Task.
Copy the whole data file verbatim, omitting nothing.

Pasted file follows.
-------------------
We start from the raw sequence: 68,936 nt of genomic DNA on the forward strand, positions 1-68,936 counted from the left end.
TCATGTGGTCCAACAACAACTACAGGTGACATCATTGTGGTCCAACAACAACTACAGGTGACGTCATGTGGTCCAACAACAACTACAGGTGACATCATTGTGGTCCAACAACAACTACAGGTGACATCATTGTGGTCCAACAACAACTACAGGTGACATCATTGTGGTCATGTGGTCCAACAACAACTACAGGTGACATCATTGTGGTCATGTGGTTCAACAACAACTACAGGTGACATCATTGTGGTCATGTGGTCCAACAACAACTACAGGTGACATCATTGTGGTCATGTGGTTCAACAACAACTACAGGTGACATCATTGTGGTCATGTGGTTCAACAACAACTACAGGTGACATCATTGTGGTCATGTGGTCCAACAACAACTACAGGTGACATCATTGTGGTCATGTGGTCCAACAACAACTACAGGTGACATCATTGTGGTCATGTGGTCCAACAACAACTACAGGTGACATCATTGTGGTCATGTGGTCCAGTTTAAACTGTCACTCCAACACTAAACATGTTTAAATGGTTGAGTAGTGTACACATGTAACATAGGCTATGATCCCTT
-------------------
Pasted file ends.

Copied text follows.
We start from the raw sequence: 68,936 nt of genomic DNA on the forward strand, positions 1-68,936 counted from the left end.
TCATGTGGTCCAACAACAACTACAGGTGACATCATTGTGGTCCAACAACAACTACAGGTGACGTCATGTGGTCCAACAACAACTACAGGTGACATCATTGTGGTCCAACAACAACTACAGGTGACATCATTGTGGTCCAACAACAACTACAGGTGACATCATTGTGGTCATGTGGTCCAACAACAACTACAGGTGACATCATTGTGGTCATGTGGTTCAACAACAACTACAGGTGACATCATTGTGGTCATGTGGTCCAACAACAACTACAGGTGACATCATTGTGGTCATGTGGTTCAACAACAACTACAGGTGACATCATTGTGGTCATGTGGTTCAACAACAACTACAGGTGACATCATTGTGGTCATGTGGTCCAACAACAACTACAGGTGACATCATTGTGGTCATGTGGTCCAACAACAACTACAGGTGACATCATTGTGGTCATGTGGTCCAACAACAACTACAGGTGACATCATTGTGGTCATGTGGTCCAGTTTAAACTGTCACTCCAACACTAAACATGTTTAAATGGTTGAGTAGTGTACACATGTAACATAGGCTATGATCCCTT